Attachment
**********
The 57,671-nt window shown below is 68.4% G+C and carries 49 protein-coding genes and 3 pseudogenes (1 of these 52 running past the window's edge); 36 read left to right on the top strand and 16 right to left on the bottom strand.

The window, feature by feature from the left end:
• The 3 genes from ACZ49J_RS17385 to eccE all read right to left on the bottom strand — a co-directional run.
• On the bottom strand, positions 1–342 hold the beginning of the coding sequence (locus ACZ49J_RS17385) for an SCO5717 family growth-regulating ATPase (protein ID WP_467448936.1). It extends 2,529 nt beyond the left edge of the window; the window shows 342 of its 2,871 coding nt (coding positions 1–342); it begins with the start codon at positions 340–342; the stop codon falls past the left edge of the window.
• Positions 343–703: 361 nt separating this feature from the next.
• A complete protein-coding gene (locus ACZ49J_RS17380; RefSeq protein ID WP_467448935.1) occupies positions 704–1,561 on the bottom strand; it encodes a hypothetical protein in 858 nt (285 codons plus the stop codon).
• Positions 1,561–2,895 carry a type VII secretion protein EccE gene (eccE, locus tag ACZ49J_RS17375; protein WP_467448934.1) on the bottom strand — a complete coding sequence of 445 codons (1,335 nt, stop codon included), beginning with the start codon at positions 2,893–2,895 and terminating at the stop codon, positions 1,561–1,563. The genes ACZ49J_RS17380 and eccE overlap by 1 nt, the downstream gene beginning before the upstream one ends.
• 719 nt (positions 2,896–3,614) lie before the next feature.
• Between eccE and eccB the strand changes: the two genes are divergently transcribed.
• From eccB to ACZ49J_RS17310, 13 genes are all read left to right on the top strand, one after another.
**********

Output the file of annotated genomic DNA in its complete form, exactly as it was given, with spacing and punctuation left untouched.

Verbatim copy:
The 57,671-nt window shown below is 68.4% G+C and carries 49 protein-coding genes and 3 pseudogenes (1 of these 52 running past the window's edge); 36 read left to right on the top strand and 16 right to left on the bottom strand.

The window, feature by feature from the left end:
• The 3 genes from ACZ49J_RS17385 to eccE all read right to left on the bottom strand — a co-directional run.
• On the bottom strand, positions 1–342 hold the beginning of the coding sequence (locus ACZ49J_RS17385) for an SCO5717 family growth-regulating ATPase (protein ID WP_467448936.1). It extends 2,529 nt beyond the left edge of the window; the window shows 342 of its 2,871 coding nt (coding positions 1–342); it begins with the start codon at positions 340–342; the stop codon falls past the left edge of the window.
• Positions 343–703: 361 nt separating this feature from the next.
• A complete protein-coding gene (locus ACZ49J_RS17380; RefSeq protein ID WP_467448935.1) occupies positions 704–1,561 on the bottom strand; it encodes a hypothetical protein in 858 nt (285 codons plus the stop codon).
• Positions 1,561–2,895 carry a type VII secretion protein EccE gene (eccE, locus tag ACZ49J_RS17375; protein WP_467448934.1) on the bottom strand — a complete coding sequence of 445 codons (1,335 nt, stop codon included), beginning with the start codon at positions 2,893–2,895 and terminating at the stop codon, positions 1,561–1,563. The genes ACZ49J_RS17380 and eccE overlap by 1 nt, the downstream gene beginning before the upstream one ends.
• 719 nt (positions 2,896–3,614) lie before the next feature.
• Between eccE and eccB the strand changes: the two genes are divergently transcribed.
• From eccB to ACZ49J_RS17310, 13 genes are all read left to right on the top strand, one after another.